Many politicians thought that environmental issues would play a major role in the recent parliamentary election in Norway, but it appears voters forgot their concerns at the ballot box. The parties that had placed the environment highest on their agendas fared most poorly on Election Day.
The Socialist Left (SV) was the most vocal on environmental issues. Party leader Kristin Halvorsen campaigned heavily along the coast of northern Norway, which has been targeted for more oil exploration. She sailed on a vessel operated by environmental group Bellona, met reporters in the company of an environmental advocate and scion of the Kennedy family in the US, and held appeals in town squares on the islands of Lofoten.
She was convinced she had broad support for SV’s strong opposition to oil exploration off Lofoten and Vesterålen. Also that voters would rally behind the party’s opposition to oil company StatoilHydro’s involvement in a controversial oilsands project in Alberta, Canada. Halvorsen’s party colleague Erik Solheim has called on state-controlled StatoilHydro to pull out of the project.Halvorsen ended up being disappointed. Voters dealt her partya major loss at the pollsand SV wasn’t alone. Her government partner, the Center Party (Sp), also stresses the environment and barely held on to its seats in Parliament. The Liberal Party (Venstre) , which also stressed environmental protection in its campaign, did even worse than SV and Sp, and its leader was thrown out of Parliament.
“It’s hard to explain SV’s fall,” said Jens Stoltenberg of the Labour Party, which was the big winner and kept a much lower profile on environmental issues. Stoltenberg, who has promised to be a driving force in favor of emission cuts at upcoming international climate conferences, had declined to take a stand at home on the offshore exploration issue until after the election. Nor does he seem willing to instruct StatoilHydro on the oil sands issue.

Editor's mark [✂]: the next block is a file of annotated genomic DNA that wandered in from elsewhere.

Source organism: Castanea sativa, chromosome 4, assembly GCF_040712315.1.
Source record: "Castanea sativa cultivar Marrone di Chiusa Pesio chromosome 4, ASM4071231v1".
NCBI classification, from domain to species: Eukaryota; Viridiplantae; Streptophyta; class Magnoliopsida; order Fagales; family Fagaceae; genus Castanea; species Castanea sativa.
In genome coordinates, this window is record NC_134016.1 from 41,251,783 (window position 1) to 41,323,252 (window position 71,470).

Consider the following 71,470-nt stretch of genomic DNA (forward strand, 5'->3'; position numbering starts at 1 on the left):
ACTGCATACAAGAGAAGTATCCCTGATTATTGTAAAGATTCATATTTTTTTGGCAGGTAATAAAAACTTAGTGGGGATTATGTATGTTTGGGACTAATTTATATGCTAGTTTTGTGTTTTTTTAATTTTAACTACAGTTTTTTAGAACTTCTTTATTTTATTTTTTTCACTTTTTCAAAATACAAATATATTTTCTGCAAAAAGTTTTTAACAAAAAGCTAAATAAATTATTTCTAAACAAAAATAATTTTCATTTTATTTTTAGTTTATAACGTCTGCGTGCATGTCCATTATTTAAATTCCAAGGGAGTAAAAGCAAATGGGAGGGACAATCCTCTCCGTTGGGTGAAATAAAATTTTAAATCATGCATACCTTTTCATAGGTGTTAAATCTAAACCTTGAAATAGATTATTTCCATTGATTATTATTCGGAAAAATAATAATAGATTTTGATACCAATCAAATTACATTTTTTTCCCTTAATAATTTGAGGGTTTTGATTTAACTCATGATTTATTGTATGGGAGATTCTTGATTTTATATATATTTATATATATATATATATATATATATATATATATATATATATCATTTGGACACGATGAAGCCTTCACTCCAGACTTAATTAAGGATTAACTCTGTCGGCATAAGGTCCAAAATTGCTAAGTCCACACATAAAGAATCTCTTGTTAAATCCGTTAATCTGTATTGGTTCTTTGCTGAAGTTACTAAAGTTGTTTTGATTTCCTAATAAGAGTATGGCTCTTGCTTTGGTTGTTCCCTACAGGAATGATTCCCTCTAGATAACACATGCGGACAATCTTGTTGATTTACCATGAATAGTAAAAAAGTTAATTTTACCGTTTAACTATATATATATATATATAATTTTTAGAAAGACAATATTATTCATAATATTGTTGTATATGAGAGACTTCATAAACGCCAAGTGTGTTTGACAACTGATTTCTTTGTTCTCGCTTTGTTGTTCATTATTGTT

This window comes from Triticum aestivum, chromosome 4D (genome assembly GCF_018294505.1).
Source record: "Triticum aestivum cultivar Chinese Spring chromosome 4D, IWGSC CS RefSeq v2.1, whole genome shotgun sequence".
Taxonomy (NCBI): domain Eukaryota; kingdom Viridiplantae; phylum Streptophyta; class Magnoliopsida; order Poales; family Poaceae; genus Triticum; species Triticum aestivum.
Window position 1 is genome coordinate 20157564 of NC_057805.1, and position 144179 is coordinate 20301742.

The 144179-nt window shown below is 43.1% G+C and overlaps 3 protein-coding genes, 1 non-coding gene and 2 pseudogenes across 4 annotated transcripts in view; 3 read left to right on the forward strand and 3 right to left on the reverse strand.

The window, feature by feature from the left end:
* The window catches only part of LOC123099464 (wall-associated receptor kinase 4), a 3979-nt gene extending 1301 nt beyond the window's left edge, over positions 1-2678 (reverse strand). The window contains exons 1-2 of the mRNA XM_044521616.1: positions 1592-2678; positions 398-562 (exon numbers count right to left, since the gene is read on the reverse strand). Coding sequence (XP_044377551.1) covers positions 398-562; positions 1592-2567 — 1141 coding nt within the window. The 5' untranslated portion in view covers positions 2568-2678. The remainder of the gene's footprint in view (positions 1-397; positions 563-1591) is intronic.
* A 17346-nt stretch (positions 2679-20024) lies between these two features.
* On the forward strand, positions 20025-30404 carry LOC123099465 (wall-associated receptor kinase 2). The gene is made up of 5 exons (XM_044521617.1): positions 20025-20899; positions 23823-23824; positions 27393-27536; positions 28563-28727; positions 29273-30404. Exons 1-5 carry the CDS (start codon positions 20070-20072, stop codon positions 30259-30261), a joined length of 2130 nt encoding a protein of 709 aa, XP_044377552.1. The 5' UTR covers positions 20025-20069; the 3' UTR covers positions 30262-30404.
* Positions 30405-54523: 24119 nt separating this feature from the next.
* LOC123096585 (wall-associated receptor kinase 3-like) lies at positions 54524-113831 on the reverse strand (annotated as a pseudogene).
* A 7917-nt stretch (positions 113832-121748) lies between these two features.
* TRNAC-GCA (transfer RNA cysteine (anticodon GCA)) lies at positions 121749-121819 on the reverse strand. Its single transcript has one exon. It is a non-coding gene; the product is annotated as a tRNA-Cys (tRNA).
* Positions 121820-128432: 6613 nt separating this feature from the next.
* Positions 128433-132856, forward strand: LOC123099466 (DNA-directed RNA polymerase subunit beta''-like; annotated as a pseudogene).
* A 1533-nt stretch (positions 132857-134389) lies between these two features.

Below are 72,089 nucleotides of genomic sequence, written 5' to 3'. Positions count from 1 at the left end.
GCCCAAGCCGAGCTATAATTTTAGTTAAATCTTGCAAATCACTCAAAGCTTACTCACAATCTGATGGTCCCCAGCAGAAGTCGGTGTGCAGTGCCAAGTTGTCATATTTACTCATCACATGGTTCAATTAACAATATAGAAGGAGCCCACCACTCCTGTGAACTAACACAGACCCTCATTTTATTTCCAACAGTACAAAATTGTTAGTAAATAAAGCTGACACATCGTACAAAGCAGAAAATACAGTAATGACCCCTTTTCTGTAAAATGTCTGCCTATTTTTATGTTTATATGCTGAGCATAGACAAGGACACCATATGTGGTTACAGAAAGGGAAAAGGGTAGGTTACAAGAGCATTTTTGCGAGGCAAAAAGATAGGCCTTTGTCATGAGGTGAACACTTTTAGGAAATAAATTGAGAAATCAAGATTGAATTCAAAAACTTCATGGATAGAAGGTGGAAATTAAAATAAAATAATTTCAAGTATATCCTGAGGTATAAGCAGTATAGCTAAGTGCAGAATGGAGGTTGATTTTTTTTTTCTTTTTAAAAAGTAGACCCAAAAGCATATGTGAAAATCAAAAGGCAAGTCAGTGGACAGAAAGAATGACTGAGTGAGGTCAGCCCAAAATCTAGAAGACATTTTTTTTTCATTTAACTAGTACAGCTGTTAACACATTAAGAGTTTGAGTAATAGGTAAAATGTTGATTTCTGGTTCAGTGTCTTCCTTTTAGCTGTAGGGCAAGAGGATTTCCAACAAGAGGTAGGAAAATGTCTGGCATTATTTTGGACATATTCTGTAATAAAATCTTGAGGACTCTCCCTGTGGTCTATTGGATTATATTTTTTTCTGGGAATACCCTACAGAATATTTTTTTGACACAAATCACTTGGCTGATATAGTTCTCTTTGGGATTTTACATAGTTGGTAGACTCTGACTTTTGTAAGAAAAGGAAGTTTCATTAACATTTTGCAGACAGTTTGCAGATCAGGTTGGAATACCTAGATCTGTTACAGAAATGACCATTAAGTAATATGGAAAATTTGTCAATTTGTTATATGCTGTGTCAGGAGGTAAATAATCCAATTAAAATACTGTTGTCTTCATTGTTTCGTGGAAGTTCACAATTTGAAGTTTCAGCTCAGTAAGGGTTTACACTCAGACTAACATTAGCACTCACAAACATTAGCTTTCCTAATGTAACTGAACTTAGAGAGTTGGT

Analysts suggested SV’s “environmental vote” went to Labour, its other government partner, and that the Liberals’ vote went to SV. It wasn’t enough. “We were just a little green voice,” said Lars Sponheim, the outgoing head of the defeated Liberals.
Halvorsen nonetheless says she’ll carry on the campaign to prevent drilling off Lofoten and has “good arguments” that her government colleague Labour needs to hear. The constituency she thought she had in northern Norway didn’t materialize, though, and locals from Tromsø to Svolvær said that oil exploration has support. It can bring jobs and economic growth.
Curiously, reports emerged just before the election that StatoilHydro itself will be cutting its Norwegian exploration activity in half during the next few years. The state oil directorate predicts that expected investment in oil exploration will be under half the current level by 2013. CEO Helge Lund has said StatoilHydro, which is behind 80 percent of Norwegian exploration activity, has had a high level of exploration recently and sees a need for reduction.